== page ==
Steppenwolf Review: Intro
Steppenwolf, Hermann Hesse’s modernist existential masterpiece, was written during the Weimar years in Germany and enjoyed a considerable resurgence in popularity as a counter-culture classic during the swinging sixties. As such, the 237-page novel is preceded by a certain reputation. My interest was piqued whilst I was studying aspects of Weimar literature and I read a brief synopsis describing the main character, with whom I felt I could instantly identify (i.e miserable, loner, not excited by anything etc.).
The title refers to the German name for the steppe wolf – or the wolf of the steppes – which, from what I can gather is a representation of a kind of duality in a person’s psyche. The wolf represents animalistic urges or desires and throughout the story the main character, Harry Haller, is continually struggling with inner conflict. He is resigned to a life of unhappiness and has thoughts of suicide, yet wonders why he has not gone through with it.
I decided to write this quick review of Steppenwolf as I found it was a challenging read that it would be beneficial to reflect upon.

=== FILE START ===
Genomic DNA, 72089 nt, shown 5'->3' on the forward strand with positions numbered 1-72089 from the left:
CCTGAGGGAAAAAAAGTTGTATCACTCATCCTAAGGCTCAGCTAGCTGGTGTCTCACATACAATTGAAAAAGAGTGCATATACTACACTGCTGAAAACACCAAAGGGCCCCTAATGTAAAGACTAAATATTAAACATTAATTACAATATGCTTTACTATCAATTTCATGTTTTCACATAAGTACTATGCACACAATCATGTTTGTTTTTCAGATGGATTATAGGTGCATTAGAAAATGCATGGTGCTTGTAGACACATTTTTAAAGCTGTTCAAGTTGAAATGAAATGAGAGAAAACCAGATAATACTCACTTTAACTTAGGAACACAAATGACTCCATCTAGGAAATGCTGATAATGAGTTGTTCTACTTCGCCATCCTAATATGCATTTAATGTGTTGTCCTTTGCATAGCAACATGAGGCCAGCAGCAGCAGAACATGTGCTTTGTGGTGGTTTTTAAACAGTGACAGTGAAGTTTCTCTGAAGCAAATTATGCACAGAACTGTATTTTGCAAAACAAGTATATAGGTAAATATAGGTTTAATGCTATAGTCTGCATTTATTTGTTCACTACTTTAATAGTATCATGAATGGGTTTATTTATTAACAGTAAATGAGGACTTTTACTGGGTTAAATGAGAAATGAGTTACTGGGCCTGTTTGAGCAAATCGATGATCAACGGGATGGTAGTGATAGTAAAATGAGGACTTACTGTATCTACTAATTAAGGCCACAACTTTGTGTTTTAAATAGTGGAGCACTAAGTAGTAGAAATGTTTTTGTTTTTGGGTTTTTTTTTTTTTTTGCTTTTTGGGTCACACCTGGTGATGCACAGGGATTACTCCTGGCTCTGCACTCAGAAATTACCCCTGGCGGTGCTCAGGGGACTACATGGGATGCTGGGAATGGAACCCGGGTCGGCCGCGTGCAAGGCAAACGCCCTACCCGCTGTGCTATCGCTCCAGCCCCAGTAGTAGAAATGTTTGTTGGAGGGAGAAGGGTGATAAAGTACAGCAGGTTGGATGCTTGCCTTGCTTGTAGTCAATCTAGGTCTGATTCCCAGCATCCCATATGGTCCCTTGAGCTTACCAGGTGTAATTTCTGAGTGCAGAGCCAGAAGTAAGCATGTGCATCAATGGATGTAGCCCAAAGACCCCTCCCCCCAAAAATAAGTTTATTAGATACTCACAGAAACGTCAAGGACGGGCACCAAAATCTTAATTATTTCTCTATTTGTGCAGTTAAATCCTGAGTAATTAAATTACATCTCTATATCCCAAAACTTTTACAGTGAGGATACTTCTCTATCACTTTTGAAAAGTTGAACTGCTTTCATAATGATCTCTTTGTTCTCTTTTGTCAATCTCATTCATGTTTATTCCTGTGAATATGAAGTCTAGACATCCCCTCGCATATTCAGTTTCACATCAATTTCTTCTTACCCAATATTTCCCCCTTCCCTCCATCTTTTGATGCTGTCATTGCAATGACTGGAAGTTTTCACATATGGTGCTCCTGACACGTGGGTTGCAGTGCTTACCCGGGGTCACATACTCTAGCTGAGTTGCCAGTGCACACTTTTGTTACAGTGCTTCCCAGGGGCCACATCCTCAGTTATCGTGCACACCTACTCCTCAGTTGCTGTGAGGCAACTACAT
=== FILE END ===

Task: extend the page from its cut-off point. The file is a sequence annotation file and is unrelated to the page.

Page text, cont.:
The narrative is presented through a discovered manuscript, which is found by Haller’s landlord after he moves out of his digs. The landlord also adds his own comments to the story and at one point Haller describes the content of a book he acquires – so there are several pages wherein the reader has stepped through three narrative perspectives. It’s easy enough to follow, but I found Hesse’s prose (or at least the translation) to be fairly dry at times. Given that much of the book appealed to me and seemed very relevant to my own life, I struggled to get through it.
One thing that is abundantly clear though: Herman Hesse is a very, very smart man. I knew little of his background before reading Steppenwolf, but the way in which he dissects the psyche is truly incredible. As I mentioned previously, I felt myself able to identify with the main character over and over again – something which I feel reflects the brutal honesty and accurate insight which Hesse seems to possess. Of course, the protagonists alliterative name suggests that Hesse is in fact writing about himself and this would explain the focus on Haller’s consciousness, but without reading more into the author’s background I couldn’t go any further into this.
Unfortunately, it’s been a while since I finished the book and I don’t have much else to say on it. I wouldn’t go as far as to say that Steppenwolf is a difficult read, but something in the prose just made it a little laborious. For me, the most fascinating aspects of it were of a historical context. Hesse’s characters talk of the inevitability of ‘the next war’ and at times touch upon a commonly held belief at the time that Germany did not lose the Great War. That being said, the novel is hardly portentous and I feel that, more than anything, it reflects the author’s dissatisfaction with the political situation in German. But then, what do I know?